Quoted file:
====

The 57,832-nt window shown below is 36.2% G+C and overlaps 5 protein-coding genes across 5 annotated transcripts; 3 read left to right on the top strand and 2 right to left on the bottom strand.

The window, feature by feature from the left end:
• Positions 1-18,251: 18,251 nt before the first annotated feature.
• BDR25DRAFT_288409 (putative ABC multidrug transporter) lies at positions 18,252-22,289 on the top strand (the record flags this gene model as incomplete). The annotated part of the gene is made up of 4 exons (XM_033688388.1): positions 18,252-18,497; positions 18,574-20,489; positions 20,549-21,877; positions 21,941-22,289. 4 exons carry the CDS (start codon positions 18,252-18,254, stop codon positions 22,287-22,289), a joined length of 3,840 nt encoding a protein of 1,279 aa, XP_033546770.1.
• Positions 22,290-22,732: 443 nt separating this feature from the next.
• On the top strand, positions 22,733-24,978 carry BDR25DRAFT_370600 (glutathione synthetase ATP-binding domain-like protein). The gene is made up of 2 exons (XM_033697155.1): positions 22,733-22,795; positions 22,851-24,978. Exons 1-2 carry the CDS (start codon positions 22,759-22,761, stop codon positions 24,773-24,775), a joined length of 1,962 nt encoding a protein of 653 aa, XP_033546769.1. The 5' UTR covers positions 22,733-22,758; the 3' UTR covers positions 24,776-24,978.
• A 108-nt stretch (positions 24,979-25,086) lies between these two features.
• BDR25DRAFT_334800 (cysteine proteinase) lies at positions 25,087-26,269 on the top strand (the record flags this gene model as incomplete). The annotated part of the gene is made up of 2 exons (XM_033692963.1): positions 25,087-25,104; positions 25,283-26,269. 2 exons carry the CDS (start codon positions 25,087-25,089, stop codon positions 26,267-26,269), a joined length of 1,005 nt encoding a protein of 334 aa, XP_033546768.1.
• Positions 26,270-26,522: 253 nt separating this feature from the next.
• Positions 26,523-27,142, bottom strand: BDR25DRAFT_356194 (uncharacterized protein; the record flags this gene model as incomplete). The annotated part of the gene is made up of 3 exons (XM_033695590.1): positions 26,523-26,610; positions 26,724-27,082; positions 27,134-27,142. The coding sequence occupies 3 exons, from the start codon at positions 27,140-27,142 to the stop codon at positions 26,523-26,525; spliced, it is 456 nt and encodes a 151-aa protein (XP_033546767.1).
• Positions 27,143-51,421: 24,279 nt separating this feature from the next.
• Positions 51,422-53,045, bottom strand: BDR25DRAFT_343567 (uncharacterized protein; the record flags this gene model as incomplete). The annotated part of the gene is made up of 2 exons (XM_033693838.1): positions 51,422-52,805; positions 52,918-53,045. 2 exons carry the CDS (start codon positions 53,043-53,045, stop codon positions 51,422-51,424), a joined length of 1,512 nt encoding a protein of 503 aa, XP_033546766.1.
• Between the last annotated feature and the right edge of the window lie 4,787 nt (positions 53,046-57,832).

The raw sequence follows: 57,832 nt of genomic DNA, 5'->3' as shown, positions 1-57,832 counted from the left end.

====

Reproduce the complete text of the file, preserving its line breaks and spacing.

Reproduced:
The 57,832-nt window shown below is 36.2% G+C and overlaps 5 protein-coding genes across 5 annotated transcripts; 3 read left to right on the top strand and 2 right to left on the bottom strand.

The window, feature by feature from the left end:
• Positions 1-18,251: 18,251 nt before the first annotated feature.
• BDR25DRAFT_288409 (putative ABC multidrug transporter) lies at positions 18,252-22,289 on the top strand (the record flags this gene model as incomplete). The annotated part of the gene is made up of 4 exons (XM_033688388.1): positions 18,252-18,497; positions 18,574-20,489; positions 20,549-21,877; positions 21,941-22,289. 4 exons carry the CDS (start codon positions 18,252-18,254, stop codon positions 22,287-22,289), a joined length of 3,840 nt encoding a protein of 1,279 aa, XP_033546770.1.
• Positions 22,290-22,732: 443 nt separating this feature from the next.
• On the top strand, positions 22,733-24,978 carry BDR25DRAFT_370600 (glutathione synthetase ATP-binding domain-like protein). The gene is made up of 2 exons (XM_033697155.1): positions 22,733-22,795; positions 22,851-24,978. Exons 1-2 carry the CDS (start codon positions 22,759-22,761, stop codon positions 24,773-24,775), a joined length of 1,962 nt encoding a protein of 653 aa, XP_033546769.1. The 5' UTR covers positions 22,733-22,758; the 3' UTR covers positions 24,776-24,978.
• A 108-nt stretch (positions 24,979-25,086) lies between these two features.
• BDR25DRAFT_334800 (cysteine proteinase) lies at positions 25,087-26,269 on the top strand (the record flags this gene model as incomplete). The annotated part of the gene is made up of 2 exons (XM_033692963.1): positions 25,087-25,104; positions 25,283-26,269. 2 exons carry the CDS (start codon positions 25,087-25,089, stop codon positions 26,267-26,269), a joined length of 1,005 nt encoding a protein of 334 aa, XP_033546768.1.
• Positions 26,270-26,522: 253 nt separating this feature from the next.
• Positions 26,523-27,142, bottom strand: BDR25DRAFT_356194 (uncharacterized protein; the record flags this gene model as incomplete). The annotated part of the gene is made up of 3 exons (XM_033695590.1): positions 26,523-26,610; positions 26,724-27,082; positions 27,134-27,142. The coding sequence occupies 3 exons, from the start codon at positions 27,140-27,142 to the stop codon at positions 26,523-26,525; spliced, it is 456 nt and encodes a 151-aa protein (XP_033546767.1).
• Positions 27,143-51,421: 24,279 nt separating this feature from the next.
• Positions 51,422-53,045, bottom strand: BDR25DRAFT_343567 (uncharacterized protein; the record flags this gene model as incomplete). The annotated part of the gene is made up of 2 exons (XM_033693838.1): positions 51,422-52,805; positions 52,918-53,045. 2 exons carry the CDS (start codon positions 53,043-53,045, stop codon positions 51,422-51,424), a joined length of 1,512 nt encoding a protein of 503 aa, XP_033546766.1.
• Between the last annotated feature and the right edge of the window lie 4,787 nt (positions 53,046-57,832).

The raw sequence follows: 57,832 nt of genomic DNA, 5'->3' as shown, positions 1-57,832 counted from the left end.